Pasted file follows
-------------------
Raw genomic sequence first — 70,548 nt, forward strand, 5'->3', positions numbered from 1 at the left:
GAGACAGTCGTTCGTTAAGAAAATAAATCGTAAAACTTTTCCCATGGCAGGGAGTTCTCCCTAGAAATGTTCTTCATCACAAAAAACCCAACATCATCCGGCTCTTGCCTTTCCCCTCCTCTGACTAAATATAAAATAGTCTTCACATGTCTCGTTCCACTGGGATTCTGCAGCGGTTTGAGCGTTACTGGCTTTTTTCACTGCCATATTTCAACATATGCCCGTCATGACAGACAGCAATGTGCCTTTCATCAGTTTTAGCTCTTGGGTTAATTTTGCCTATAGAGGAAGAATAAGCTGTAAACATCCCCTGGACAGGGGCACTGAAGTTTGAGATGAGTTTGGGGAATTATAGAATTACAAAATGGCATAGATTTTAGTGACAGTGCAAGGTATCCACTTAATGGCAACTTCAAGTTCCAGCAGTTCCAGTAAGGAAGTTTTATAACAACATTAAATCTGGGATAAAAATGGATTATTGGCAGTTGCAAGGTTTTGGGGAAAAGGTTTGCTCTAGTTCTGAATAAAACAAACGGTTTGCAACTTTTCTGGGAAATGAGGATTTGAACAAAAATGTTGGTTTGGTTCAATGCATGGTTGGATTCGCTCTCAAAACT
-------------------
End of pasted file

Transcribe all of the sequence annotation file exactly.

Raw genomic sequence first — 70,548 nt, forward strand, 5'->3', positions numbered from 1 at the left:
GAGACAGTCGTTCGTTAAGAAAATAAATCGTAAAACTTTTCCCATGGCAGGGAGTTCTCCCTAGAAATGTTCTTCATCACAAAAAACCCAACATCATCCGGCTCTTGCCTTTCCCCTCCTCTGACTAAATATAAAATAGTCTTCACATGTCTCGTTCCACTGGGATTCTGCAGCGGTTTGAGCGTTACTGGCTTTTTTCACTGCCATATTTCAACATATGCCCGTCATGACAGACAGCAATGTGCCTTTCATCAGTTTTAGCTCTTGGGTTAATTTTGCCTATAGAGGAAGAATAAGCTGTAAACATCCCCTGGACAGGGGCACTGAAGTTTGAGATGAGTTTGGGGAATTATAGAATTACAAAATGGCATAGATTTTAGTGACAGTGCAAGGTATCCACTTAATGGCAACTTCAAGTTCCAGCAGTTCCAGTAAGGAAGTTTTATAACAACATTAAATCTGGGATAAAAATGGATTATTGGCAGTTGCAAGGTTTTGGGGAAAAGGTTTGCTCTAGTTCTGAATAAAACAAACGGTTTGCAACTTTTCTGGGAAATGAGGATTTGAACAAAAATGTTGGTTTGGTTCAATGCATGGTTGGATTCGCTCTCAAAACT